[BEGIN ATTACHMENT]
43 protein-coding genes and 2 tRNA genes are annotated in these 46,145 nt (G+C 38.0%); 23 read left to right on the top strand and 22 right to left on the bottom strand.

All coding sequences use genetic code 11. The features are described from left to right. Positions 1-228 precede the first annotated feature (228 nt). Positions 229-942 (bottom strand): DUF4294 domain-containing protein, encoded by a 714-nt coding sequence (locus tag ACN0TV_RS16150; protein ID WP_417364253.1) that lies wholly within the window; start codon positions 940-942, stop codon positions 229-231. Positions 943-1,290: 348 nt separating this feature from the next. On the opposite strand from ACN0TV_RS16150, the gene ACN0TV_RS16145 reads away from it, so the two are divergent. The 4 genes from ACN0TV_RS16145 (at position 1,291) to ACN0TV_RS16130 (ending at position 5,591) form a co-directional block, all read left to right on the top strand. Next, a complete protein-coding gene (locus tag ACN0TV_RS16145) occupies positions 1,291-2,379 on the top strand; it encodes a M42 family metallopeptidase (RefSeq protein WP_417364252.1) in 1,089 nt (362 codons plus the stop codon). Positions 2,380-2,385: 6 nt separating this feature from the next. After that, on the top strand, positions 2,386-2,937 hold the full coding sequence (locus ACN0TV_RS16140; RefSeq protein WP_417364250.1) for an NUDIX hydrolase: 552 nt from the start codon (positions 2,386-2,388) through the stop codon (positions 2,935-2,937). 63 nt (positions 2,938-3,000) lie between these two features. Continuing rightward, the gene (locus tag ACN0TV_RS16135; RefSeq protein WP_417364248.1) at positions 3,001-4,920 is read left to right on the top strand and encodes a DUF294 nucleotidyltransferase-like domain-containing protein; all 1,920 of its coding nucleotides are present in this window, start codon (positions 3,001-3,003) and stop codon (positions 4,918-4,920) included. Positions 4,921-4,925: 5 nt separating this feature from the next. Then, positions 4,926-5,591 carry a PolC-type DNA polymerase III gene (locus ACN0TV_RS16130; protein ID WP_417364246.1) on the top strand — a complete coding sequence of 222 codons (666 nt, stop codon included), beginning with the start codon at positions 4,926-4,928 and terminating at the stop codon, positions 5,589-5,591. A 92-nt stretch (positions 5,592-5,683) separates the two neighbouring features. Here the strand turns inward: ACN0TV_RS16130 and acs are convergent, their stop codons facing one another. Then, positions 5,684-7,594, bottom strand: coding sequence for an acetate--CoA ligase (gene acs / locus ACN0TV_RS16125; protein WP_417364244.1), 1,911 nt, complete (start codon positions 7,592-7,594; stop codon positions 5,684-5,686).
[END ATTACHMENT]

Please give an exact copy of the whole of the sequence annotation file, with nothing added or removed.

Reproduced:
43 protein-coding genes and 2 tRNA genes are annotated in these 46,145 nt (G+C 38.0%); 23 read left to right on the top strand and 22 right to left on the bottom strand.

All coding sequences use genetic code 11. The features are described from left to right. Positions 1-228 precede the first annotated feature (228 nt). Positions 229-942 (bottom strand): DUF4294 domain-containing protein, encoded by a 714-nt coding sequence (locus tag ACN0TV_RS16150; protein ID WP_417364253.1) that lies wholly within the window; start codon positions 940-942, stop codon positions 229-231. Positions 943-1,290: 348 nt separating this feature from the next. On the opposite strand from ACN0TV_RS16150, the gene ACN0TV_RS16145 reads away from it, so the two are divergent. The 4 genes from ACN0TV_RS16145 (at position 1,291) to ACN0TV_RS16130 (ending at position 5,591) form a co-directional block, all read left to right on the top strand. Next, a complete protein-coding gene (locus tag ACN0TV_RS16145) occupies positions 1,291-2,379 on the top strand; it encodes a M42 family metallopeptidase (RefSeq protein WP_417364252.1) in 1,089 nt (362 codons plus the stop codon). Positions 2,380-2,385: 6 nt separating this feature from the next. After that, on the top strand, positions 2,386-2,937 hold the full coding sequence (locus ACN0TV_RS16140; RefSeq protein WP_417364250.1) for an NUDIX hydrolase: 552 nt from the start codon (positions 2,386-2,388) through the stop codon (positions 2,935-2,937). 63 nt (positions 2,938-3,000) lie between these two features. Continuing rightward, the gene (locus tag ACN0TV_RS16135; RefSeq protein WP_417364248.1) at positions 3,001-4,920 is read left to right on the top strand and encodes a DUF294 nucleotidyltransferase-like domain-containing protein; all 1,920 of its coding nucleotides are present in this window, start codon (positions 3,001-3,003) and stop codon (positions 4,918-4,920) included. Positions 4,921-4,925: 5 nt separating this feature from the next. Then, positions 4,926-5,591 carry a PolC-type DNA polymerase III gene (locus ACN0TV_RS16130; protein ID WP_417364246.1) on the top strand — a complete coding sequence of 222 codons (666 nt, stop codon included), beginning with the start codon at positions 4,926-4,928 and terminating at the stop codon, positions 5,589-5,591. A 92-nt stretch (positions 5,592-5,683) separates the two neighbouring features. Here the strand turns inward: ACN0TV_RS16130 and acs are convergent, their stop codons facing one another. Then, positions 5,684-7,594, bottom strand: coding sequence for an acetate--CoA ligase (gene acs / locus ACN0TV_RS16125; protein WP_417364244.1), 1,911 nt, complete (start codon positions 7,592-7,594; stop codon positions 5,684-5,686).